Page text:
In 1977, a Seattle Superior Court Judge named David Soukup was concerned with trying to make decisions on behalf of abused and neglected children without enough information. He conceived the idea of appointing community volunteers to speak up for the best interests of these children in court. He made a request for volunteers; 50 citizens responded, and that was the start of the CASA (Court Appointed Special Advocate) movement.
Each year, approximately 780,000 children in the US enter the court and child welfare system because they are unable to live safely at home. Many of these children have a CASA/GAL (guardian ad litem) volunteer appointed to them. CASA/GAL volunteers are appointed by judges to advocate for abused and neglected children. They stay with each case until it has closed and the child is placed in a safe, permanent home. For many abused and neglected children, their CASA/GAL volunteer will be the one constant adult presence in their case.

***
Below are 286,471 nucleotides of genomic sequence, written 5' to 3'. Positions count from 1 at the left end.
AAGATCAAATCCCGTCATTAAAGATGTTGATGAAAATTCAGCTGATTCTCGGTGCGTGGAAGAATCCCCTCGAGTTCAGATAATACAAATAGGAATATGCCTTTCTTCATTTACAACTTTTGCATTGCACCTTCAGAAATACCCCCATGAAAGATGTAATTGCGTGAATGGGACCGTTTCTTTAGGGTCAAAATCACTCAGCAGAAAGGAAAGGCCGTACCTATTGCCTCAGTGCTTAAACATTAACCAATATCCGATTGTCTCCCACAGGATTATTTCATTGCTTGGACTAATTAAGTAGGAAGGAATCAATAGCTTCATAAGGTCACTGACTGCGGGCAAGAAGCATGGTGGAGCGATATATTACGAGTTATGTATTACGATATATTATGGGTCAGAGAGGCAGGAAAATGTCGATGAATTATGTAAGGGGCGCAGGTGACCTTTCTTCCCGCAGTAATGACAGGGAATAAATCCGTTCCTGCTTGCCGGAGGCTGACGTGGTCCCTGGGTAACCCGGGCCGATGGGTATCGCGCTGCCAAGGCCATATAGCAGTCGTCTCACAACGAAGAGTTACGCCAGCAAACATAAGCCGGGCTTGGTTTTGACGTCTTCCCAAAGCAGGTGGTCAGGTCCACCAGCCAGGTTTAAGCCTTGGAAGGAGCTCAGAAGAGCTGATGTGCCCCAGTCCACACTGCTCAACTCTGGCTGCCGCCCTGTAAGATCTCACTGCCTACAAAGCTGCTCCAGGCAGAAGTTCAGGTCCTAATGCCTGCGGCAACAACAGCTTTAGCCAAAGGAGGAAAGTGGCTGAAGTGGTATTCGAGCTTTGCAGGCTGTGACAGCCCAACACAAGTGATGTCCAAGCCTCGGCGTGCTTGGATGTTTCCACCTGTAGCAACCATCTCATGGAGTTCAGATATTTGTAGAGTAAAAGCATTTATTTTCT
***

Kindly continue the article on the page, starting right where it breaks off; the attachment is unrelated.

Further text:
Ohio CASA is a member of the National CASA Association. National CASA works with its state and local program members (including Ohio CASA and the local programs throughout Ohio) to support and promote court-appointed volunteer advocacy for abused and neglected children. In 2008, more than 68,000 CASA/GAL volunteers served more than 240,000 abused and neglected children through 1,018 program offices nationwide. CASA/GAL volunteers have helped more than two million abused and neglected children since the National CASA Association was established in 1977.